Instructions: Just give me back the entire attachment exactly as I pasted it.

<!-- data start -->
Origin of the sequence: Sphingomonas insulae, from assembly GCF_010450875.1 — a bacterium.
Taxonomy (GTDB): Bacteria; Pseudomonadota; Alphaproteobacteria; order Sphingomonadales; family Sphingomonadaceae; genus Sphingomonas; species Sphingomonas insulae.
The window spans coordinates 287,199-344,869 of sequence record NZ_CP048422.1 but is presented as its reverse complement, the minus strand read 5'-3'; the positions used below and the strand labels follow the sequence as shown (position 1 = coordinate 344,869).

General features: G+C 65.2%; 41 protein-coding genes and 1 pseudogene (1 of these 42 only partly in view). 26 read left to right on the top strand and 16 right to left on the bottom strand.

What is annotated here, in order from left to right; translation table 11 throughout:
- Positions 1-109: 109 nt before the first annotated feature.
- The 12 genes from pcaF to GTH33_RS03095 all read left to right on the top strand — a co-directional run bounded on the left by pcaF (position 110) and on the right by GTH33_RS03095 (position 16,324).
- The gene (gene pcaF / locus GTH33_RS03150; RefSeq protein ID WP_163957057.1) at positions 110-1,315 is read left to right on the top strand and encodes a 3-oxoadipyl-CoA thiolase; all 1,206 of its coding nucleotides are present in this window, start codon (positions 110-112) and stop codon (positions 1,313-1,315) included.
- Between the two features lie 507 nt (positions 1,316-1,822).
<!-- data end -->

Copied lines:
Origin of the sequence: Sphingomonas insulae, from assembly GCF_010450875.1 — a bacterium.
Taxonomy (GTDB): Bacteria; Pseudomonadota; Alphaproteobacteria; order Sphingomonadales; family Sphingomonadaceae; genus Sphingomonas; species Sphingomonas insulae.
The window spans coordinates 287,199-344,869 of sequence record NZ_CP048422.1 but is presented as its reverse complement, the minus strand read 5'-3'; the positions used below and the strand labels follow the sequence as shown (position 1 = coordinate 344,869).

General features: G+C 65.2%; 41 protein-coding genes and 1 pseudogene (1 of these 42 only partly in view). 26 read left to right on the top strand and 16 right to left on the bottom strand.

What is annotated here, in order from left to right; translation table 11 throughout:
- Positions 1-109: 109 nt before the first annotated feature.
- The 12 genes from pcaF to GTH33_RS03095 all read left to right on the top strand — a co-directional run bounded on the left by pcaF (position 110) and on the right by GTH33_RS03095 (position 16,324).
- The gene (gene pcaF / locus GTH33_RS03150; RefSeq protein ID WP_163957057.1) at positions 110-1,315 is read left to right on the top strand and encodes a 3-oxoadipyl-CoA thiolase; all 1,206 of its coding nucleotides are present in this window, start codon (positions 110-112) and stop codon (positions 1,313-1,315) included.
- Between the two features lie 507 nt (positions 1,316-1,822).